Cooked With Cannabis review – about as laidback as cooking shows get High and Mighty

3.5

Summary

A cooking show that replaces the stress of competition with the dramatic question of how high a person on TV can conceivably get… and it turns out that’s pretty entertaining.

This review of Cooked With Cannabis (Netflix) is spoiler-free. It debuted on April 20.


I suppose it’s fitting that Cooked With Cannabis (Netflix) is pretty chilled out as such things go. Usually when you tune in to MasterChef or Hell’s Kitchen or some such, what you expect is gradually reddening nutcase chefs screaming obscenities in contestants’ faces. That’s really the appeal, beyond even the food, and it’s such a common theme in the genre that one has to wonder how a culinary contest could be entertaining without it. You’re not watching to see if Rachel, a sous chef from Wisconsin, has the best vinaigrette – you’re watching to see if Gordon Ramsay spontaneously combusts.

Cooked With Cannabis, which is hosted by the pop star and apparently classically trained chef Kelis, has none of these things. It has food, but its quality is mostly determined by how much weed it contains, and you know this because the amount of tetrahydrocannabinol (THC) in each course is made quite a big deal of. And this is obviously intentional, since without the baked-in competitive underpinnings – there’s a cash prize, though I’m not sure anyone noticed – the big dramatic question here is how high these people are going to get without dying.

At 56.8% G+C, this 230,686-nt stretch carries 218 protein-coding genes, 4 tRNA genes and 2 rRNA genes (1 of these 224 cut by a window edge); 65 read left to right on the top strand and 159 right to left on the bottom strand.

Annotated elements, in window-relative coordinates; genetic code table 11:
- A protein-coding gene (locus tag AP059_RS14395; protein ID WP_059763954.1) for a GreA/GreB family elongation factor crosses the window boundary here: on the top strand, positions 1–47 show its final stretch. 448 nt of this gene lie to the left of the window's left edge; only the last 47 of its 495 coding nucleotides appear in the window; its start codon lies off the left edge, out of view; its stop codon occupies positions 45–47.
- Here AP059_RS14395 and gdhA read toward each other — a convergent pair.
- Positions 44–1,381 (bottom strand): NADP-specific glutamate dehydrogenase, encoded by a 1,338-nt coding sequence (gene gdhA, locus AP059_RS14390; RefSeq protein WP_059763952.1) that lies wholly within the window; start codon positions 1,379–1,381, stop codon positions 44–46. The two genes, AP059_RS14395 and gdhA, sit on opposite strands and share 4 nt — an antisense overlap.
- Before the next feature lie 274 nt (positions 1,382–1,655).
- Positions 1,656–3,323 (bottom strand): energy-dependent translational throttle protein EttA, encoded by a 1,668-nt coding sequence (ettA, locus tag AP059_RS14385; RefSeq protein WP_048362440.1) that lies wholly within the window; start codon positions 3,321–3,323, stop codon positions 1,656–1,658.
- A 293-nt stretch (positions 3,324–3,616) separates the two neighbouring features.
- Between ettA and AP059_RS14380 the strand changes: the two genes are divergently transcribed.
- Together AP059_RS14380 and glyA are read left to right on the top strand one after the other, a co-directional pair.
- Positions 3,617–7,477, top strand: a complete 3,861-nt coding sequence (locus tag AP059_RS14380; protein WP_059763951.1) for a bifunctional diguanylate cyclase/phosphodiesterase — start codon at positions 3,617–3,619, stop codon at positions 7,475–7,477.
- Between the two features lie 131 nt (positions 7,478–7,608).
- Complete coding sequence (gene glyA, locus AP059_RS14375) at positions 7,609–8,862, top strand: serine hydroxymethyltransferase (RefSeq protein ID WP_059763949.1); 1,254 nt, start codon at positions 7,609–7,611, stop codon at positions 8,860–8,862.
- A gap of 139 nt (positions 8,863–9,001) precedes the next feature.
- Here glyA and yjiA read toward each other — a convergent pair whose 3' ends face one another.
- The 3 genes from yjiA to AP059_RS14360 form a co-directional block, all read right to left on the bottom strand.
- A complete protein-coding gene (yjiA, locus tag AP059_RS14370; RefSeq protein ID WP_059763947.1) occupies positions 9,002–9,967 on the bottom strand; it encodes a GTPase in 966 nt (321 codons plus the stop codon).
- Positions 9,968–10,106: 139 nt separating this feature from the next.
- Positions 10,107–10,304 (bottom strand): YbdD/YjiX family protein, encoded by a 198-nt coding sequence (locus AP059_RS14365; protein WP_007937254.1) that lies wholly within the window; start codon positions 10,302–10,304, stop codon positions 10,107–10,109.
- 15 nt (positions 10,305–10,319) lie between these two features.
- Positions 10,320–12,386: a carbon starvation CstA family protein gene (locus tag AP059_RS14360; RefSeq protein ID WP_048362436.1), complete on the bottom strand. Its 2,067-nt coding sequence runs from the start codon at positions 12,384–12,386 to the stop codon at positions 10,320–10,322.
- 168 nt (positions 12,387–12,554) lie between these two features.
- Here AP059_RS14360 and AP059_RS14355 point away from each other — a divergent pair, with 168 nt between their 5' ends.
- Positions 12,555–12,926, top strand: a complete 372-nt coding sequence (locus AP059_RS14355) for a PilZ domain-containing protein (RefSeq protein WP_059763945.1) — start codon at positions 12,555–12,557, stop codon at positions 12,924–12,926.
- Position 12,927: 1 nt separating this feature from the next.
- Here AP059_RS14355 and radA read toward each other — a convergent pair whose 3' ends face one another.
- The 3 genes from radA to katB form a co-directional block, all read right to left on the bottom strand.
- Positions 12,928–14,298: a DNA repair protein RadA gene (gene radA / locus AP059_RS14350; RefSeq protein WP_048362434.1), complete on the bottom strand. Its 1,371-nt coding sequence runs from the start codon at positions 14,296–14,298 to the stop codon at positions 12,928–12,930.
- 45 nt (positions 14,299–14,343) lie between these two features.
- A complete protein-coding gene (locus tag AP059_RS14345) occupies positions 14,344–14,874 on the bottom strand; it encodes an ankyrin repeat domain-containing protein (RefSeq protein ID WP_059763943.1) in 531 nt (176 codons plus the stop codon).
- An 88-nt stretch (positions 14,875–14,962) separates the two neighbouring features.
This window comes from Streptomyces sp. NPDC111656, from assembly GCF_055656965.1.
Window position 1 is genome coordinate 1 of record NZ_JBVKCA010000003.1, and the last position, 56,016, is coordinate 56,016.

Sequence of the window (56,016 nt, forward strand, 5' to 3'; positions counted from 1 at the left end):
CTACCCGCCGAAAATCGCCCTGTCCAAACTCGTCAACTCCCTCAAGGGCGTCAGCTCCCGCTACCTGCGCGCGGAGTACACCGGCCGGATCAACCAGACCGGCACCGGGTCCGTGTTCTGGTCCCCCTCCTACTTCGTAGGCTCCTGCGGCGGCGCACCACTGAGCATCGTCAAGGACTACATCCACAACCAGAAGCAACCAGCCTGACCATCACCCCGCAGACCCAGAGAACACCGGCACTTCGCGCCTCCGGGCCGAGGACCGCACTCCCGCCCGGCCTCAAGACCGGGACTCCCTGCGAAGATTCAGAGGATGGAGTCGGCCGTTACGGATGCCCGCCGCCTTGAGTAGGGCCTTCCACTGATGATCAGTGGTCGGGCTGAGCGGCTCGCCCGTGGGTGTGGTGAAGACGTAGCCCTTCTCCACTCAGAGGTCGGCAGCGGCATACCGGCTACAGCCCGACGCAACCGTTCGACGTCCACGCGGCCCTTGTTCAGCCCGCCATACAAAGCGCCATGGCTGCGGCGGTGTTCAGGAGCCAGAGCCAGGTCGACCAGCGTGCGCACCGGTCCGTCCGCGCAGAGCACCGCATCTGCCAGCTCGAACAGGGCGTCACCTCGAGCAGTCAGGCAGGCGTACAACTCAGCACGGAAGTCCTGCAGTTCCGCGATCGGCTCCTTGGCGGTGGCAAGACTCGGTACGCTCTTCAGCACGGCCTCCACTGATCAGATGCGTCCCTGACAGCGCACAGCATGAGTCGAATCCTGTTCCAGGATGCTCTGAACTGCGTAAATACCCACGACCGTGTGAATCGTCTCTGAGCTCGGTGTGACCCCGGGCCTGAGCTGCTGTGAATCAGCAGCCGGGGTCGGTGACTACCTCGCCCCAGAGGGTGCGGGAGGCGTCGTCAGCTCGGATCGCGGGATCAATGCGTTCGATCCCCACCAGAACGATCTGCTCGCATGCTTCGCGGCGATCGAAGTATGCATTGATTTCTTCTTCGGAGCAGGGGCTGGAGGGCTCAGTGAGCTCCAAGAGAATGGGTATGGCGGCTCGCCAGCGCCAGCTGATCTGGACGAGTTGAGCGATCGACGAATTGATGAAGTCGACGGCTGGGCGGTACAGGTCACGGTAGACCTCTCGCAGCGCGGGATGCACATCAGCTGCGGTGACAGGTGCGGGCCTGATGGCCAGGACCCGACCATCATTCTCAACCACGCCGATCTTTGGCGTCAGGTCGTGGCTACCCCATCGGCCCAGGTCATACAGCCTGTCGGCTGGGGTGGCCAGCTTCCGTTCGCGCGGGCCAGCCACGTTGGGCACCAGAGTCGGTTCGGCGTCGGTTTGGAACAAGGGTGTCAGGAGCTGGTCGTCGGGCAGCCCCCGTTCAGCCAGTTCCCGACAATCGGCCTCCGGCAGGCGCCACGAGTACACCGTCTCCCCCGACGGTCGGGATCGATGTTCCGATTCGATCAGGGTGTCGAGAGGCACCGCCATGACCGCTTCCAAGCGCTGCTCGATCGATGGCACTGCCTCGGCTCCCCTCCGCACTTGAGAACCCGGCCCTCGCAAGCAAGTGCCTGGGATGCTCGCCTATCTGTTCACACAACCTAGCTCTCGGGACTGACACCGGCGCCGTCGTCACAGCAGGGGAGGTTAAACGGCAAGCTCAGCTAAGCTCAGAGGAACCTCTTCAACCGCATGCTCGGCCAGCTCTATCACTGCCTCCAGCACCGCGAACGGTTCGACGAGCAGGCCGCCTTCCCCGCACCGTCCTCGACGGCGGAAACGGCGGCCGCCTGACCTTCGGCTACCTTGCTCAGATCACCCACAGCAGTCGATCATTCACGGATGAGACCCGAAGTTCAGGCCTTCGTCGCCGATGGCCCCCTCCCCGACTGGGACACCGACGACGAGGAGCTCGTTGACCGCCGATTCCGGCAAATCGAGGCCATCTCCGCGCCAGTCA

The show’s set in California, presumably for legal reasons, and features a range of rotating guest judges and contestants who are all thrilled to be there because they’re impossibly high before they start and only get more spaced out from there. This is the appeal. Any vague awareness of a competitive framework is negligible. Everyone’s relaxed, and everyone’s having a good time, and thus so are the audience, chemically-assisted or otherwise. With access to dealers a bit restricted at the moment, a contact high from the contestants might be the best we’ve got for a while.

But the rhythm of Cooked With Cannabis is kind of genius. Because all the contestants are high they’re also ravenous, so they scoff everything they make regardless, and since everything is mandated to contain cannabis they just get even higher. This is hilarious to me. There’s an educational undercurrent that in this context becomes laughable; nobody here is in any fit state to outline the relative benefits of sativa over indica or vice versa, and nor should they be. Viewers might be able to pick up a nugget of info or two, but don’t expect to make much use of it – once our current circumstances have relaxed a bit, your go-to is more liable to bump you on an ounce than ever, however much you can tell him about which strain is your best bet for infusing a lamb chop.

Needless to say, this is endlessly entertaining – the only downside is that at just six half-hour episodes, there isn’t enough of Cooked With Cannabis to maintain the high. Season 2 can’t come soon enough.


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Jonathon Wilson

Jonathon is the Co-Founder of Ready Steady Cut and has been Senior Editor and Chief Critic of the outlet since 2017.

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